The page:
Helping Veterans Get the Care They Need
Many veterans leave the service with ongoing medical and psychological conditions; some of them are denied the disability coverage they need. Ensuring that the U.S. government “honors the pact made with our 25 million veterans” is the mission of the National Veterans Legal Services Program, through which we have been privileged to submit appeals for veterans whose benefits claims were denied by the U.S. Department of Veterans Affairs.
"Friend of the Court"
Sometimes the greatest assistance we can provide a pro bono client is to shed additional light on an important case by writing an “amicus curiae” brief, which means “friend of the court.” These written briefs provide crucial background information and analysis, and explain how the court’s decision will impact those affected. Two of our recent amicus briefs involve a public education-related case in the U.S. Supreme Court and a case involving the federal Privacy Act.
An estimated 60,000 Holocaust survivors who performed “voluntary work” in Jewish ghettos are eligible for the German government’s Ghetto Work Payment Program, which offers payments of 2,000 Euros (approximately $3,000). We are helping local survivors complete their applications in a program organized by Jewish Family Service and Bet Tzedek.
On Nov. 4, 2008, a man was turned away from his polling place because he would not sign the voter roll. When our volunteer for Election Protection heard him say, “Well, I’m just not going to vote, then,” she stepped up to investigate. She discovered that he was illiterate and unable to sign his name. After explaining to poll workers that the law protects illiterate or disabled voters, the volunteer went a step further to help the man.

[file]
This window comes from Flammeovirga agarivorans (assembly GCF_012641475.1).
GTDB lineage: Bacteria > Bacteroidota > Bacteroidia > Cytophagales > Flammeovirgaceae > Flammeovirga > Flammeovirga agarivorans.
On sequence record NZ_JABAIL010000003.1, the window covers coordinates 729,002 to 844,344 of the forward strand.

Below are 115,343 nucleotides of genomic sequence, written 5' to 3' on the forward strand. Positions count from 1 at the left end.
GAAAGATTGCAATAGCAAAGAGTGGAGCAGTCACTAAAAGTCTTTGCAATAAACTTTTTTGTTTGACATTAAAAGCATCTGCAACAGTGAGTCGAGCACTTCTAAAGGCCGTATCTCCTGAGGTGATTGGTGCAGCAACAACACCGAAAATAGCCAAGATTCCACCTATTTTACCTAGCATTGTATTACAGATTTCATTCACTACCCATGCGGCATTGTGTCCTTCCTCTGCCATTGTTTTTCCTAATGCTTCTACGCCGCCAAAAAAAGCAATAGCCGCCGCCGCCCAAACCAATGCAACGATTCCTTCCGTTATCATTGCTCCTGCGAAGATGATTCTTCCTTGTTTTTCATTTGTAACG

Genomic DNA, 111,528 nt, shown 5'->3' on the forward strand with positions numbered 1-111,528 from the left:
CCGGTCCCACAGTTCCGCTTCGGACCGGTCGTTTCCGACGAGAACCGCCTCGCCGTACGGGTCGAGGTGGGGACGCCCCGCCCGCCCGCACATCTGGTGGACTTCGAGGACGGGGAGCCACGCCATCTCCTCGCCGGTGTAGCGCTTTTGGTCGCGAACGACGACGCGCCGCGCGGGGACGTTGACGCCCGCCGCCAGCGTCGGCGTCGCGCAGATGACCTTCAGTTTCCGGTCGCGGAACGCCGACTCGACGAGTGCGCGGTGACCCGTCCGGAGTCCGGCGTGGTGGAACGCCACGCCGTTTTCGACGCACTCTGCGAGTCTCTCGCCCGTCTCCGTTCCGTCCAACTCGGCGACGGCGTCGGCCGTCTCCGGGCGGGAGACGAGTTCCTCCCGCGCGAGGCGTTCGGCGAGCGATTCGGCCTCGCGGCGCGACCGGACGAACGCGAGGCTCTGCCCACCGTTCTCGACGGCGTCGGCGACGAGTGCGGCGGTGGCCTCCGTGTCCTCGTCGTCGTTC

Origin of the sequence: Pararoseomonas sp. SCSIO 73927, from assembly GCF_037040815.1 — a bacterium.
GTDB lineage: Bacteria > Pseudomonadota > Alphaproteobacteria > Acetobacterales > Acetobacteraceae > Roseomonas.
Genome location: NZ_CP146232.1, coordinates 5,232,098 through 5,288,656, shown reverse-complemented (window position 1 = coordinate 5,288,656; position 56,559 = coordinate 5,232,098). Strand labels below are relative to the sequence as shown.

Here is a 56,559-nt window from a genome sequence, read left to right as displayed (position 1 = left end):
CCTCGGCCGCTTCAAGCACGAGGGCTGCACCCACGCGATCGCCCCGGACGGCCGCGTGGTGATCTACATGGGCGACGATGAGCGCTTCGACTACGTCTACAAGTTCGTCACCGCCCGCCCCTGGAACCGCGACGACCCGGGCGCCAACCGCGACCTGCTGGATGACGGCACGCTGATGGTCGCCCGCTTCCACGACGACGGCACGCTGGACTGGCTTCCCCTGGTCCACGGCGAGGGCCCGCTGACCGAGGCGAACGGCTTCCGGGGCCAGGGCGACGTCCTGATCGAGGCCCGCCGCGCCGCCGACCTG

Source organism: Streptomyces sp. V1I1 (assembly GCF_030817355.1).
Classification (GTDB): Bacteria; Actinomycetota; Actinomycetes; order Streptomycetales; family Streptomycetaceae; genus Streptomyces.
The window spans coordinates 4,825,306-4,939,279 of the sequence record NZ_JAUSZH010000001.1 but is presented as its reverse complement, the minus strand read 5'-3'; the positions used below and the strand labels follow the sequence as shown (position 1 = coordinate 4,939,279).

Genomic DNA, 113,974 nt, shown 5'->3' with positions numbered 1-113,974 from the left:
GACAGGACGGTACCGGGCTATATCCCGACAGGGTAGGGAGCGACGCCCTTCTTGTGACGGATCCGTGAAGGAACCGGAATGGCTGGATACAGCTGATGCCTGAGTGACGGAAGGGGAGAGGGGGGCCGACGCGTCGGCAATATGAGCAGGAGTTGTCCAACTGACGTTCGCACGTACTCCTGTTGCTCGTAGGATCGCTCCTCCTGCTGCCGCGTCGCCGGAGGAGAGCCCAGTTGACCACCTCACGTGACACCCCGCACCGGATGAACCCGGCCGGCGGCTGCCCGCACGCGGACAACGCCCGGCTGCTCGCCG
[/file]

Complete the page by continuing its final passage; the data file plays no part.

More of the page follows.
Defending the Defenseless at Guantanamo
Muhammad Saad Iqbal returned home to Pakistan last year after more than six years in U.S. custody, most of which was spent at the U.S. military prison at Guantanamo Bay, Cuba. Iqbal was imprisoned without charges and was subjected to severe mistreatment including torture. His freedom came amid exhaustive pro bono work performed by Davis Wright Tremaine attorneys.
Libel or Mistake?
A reporter writing a story about spousal abuse uses pseudonyms to disguise the parties involved. When discussing one woman’s abuse at the hands of her husband, the writer inadvertently uses the woman’s real first name in one instance. The husband sues for libel, claiming he can be identified by the story. Is the writer guilty of libel, or does the First Amendment protect her mistake?
Small-Business Legal Clinic
Tory Campbell had a dream of creating a business so that he could take pictures for a living. Like many potential small-business owners, he didn’t have the resources to hire a lawyer. So he turned to the free business legal clinic at Lewis & Clark Law School in Portland, Ore., where students develop their skills while helping new businesses get their footing and practicing attorneys provide additional pro bono counsel.
Alaska Man Reclaims His Home
In 2005 a resident of Sutton, Alaska, lost his home to foreclosure due to a combination of his financial straits and the terms of his mortgage. When the man appealed to Alaska Legal Services for pro bono assistance, our attorneys uncovered some questionable practices by the lender and cleared the way for the resident to regain his home.
Medical-Legal Partnership for Children
A seriously ill child and her mother are about to be evicted from their apartment. A terminally ill teenager's family needs access to a fund created for her care. An immigrant family's U.S.-born infant has a serious medical condition. These are just a few of the people who are being helped through the Medical-Legal Partnership for Children.
For more information about Davis Wright Tremaine's pro bono program, please contact Julie Orr, coordinator, Pro Bono & Public Service Committee.